New Blue Sun came with one of the scariest stickers for a fan to find on a vinyl, “Caution: no bars”. The rapper and half of the legendary hip-hop group Outkast, André 3000, has finally given fans what they wanted: a full solo album.
New Blue Sun opens on the long and slow-developing "I Swear I Really Wanted To Make A “Rap” Album But This Is Literally The Way The Wind Blew Me.” Here André shows off his impressive flute ability as well as the impressive and atmospheric production which begins to tie the album together. The song features a slowly developing flute motif backed up by swelling percussion and synthwork.
Track 2 picks up where the first left off, but without pushing too hard to advance the vibe. Fluttering synths create a still and icy atmosphere without much development.
Track 3, That Night In Hawaii When I Turned Into A Panther And Started Making These Low Register Purring Tones That I Couldn't Control…, offers a significant change of pace to a more foreboding and melodic soundscape, with André’s wandering flute and persistent drums throughout the track. The energy is interesting for a time but does not offer enough development to justify its 10-minute runtime.
By the middle of A New Blue Sun, I struggled to stay engaged. The sound of the record hovers around the same low energy for all of its 88-minute runtime. While new instruments and sounds are introduced they do not often come together and instead exist as a collection of disparate ideas included on the album.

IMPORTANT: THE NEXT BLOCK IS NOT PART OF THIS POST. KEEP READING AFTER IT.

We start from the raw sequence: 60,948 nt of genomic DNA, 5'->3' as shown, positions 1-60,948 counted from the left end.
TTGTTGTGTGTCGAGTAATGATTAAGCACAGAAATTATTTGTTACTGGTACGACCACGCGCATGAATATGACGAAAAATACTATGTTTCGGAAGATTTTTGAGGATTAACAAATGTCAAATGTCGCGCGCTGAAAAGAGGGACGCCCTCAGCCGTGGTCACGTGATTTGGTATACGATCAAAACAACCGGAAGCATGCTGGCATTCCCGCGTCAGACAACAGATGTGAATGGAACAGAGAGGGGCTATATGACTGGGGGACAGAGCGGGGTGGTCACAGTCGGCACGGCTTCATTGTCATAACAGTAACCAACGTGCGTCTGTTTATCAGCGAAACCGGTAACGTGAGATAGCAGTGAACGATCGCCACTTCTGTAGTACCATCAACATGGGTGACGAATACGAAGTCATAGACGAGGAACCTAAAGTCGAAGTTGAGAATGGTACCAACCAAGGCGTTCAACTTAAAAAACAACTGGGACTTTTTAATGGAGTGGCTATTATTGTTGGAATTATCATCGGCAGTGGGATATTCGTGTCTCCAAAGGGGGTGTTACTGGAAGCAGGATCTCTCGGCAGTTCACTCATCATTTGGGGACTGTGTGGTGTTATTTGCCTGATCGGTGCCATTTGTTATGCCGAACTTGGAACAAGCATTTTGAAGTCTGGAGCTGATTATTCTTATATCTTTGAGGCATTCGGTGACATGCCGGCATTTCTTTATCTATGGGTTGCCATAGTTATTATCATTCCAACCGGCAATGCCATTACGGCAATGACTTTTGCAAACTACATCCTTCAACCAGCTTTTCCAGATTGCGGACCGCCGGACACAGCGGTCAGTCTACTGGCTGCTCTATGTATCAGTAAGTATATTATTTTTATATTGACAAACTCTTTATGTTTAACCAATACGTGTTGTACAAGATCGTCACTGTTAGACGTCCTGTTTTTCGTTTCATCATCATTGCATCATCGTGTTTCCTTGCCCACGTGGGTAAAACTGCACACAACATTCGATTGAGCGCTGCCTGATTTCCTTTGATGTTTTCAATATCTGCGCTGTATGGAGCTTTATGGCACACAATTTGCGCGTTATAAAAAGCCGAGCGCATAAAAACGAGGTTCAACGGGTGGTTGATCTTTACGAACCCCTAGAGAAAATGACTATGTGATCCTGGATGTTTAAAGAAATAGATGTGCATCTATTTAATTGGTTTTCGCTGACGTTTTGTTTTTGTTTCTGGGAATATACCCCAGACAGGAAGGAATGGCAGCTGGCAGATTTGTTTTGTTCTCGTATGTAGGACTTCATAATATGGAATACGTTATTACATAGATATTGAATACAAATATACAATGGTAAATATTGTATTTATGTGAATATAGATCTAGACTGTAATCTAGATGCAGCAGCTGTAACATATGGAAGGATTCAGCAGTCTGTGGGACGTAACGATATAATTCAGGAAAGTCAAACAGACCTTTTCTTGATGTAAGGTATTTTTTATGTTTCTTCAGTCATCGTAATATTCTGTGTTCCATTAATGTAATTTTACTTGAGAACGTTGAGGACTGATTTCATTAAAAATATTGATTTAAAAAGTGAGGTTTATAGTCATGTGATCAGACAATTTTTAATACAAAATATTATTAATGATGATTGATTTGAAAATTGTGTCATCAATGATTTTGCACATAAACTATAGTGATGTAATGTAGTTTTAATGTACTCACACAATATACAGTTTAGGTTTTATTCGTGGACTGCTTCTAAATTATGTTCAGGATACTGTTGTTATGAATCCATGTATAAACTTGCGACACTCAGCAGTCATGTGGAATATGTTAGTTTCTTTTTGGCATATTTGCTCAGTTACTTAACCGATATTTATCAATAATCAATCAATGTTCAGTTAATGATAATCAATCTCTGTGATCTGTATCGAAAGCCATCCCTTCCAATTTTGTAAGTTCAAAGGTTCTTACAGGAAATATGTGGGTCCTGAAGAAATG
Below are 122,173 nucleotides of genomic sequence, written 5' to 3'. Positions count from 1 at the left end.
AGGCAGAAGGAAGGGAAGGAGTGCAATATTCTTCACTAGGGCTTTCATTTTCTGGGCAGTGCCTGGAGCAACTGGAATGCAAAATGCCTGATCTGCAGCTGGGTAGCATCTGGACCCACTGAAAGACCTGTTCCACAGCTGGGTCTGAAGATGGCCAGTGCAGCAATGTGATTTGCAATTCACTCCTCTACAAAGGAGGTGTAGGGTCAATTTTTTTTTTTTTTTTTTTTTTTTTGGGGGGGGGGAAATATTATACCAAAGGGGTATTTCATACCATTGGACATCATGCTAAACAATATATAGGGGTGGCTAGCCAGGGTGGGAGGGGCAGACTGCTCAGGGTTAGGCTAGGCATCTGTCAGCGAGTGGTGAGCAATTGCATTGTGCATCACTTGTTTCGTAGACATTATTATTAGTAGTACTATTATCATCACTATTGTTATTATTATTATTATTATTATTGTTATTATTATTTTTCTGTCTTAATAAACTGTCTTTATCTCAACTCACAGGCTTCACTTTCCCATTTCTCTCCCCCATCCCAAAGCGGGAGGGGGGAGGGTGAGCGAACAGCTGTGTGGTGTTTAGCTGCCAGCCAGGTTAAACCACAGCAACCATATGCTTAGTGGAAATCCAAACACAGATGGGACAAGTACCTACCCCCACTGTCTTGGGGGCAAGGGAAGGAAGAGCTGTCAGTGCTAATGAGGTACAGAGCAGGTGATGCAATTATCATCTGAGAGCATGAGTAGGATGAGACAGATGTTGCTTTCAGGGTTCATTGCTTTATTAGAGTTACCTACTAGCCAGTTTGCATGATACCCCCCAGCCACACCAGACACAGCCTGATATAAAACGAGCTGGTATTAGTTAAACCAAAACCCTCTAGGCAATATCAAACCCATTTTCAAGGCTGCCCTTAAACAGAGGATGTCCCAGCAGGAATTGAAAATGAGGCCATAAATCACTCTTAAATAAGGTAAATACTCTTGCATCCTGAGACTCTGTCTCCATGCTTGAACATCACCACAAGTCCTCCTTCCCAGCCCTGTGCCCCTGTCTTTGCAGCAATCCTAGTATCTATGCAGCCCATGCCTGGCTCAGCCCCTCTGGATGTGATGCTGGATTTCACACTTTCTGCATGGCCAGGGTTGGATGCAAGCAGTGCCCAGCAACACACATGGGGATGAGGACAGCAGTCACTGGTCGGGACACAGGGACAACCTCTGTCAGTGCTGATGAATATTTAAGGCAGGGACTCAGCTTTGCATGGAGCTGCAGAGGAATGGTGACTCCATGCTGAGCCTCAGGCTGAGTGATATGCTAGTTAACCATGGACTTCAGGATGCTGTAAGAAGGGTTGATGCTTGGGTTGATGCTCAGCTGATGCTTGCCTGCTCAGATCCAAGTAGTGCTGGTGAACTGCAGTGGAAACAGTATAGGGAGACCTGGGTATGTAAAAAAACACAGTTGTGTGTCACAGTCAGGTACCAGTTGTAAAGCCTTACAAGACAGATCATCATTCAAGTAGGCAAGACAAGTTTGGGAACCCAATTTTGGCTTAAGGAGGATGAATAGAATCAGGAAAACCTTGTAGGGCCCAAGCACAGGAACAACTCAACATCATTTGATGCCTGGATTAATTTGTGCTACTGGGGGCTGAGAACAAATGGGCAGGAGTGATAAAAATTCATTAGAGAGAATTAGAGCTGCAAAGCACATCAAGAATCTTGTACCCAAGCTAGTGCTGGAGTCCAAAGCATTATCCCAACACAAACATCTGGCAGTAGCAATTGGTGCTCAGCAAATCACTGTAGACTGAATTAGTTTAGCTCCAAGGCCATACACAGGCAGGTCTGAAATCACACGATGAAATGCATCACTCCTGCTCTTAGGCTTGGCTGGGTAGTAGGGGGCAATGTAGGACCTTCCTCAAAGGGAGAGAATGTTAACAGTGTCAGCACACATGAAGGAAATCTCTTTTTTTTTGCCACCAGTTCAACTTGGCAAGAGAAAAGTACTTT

Track 4 changes the energy of the project with futuristic and disorienting synth splashes and a satisfying crescendo in the second half of the song.
The final track on the record, Dreams Once Built Beneath The Dungeon Floor Slowly Sprout Into Undying Gardens, is an emotional highlight on the track, with woodwinds and synth patches swelling into a satisfying and intense end to this project.
Overall, New Blue Sun is exceptional for the creativity shown by André 3000, but many other projects execute his ideas better. While André describes this project as a jazz album and wears clear jazz influences, it sounds more like New Age with the deep, wide, spanning soundscapes. Unfortunately, André’s inexperience in this genre shows.
While projects like Max Richter’s Songs From Before or anything Brian Eno has ever had his hands on have impressive and moving swells, New Blue Sun fails to develop for more than a single track. To me, this hinders how interested I can stay in the record by the end of the first hour.
A New Blue Sun is certifiably chill, for better or worse. If you are looking for something to play in the background as you work on homework or fall asleep, I recommend this project.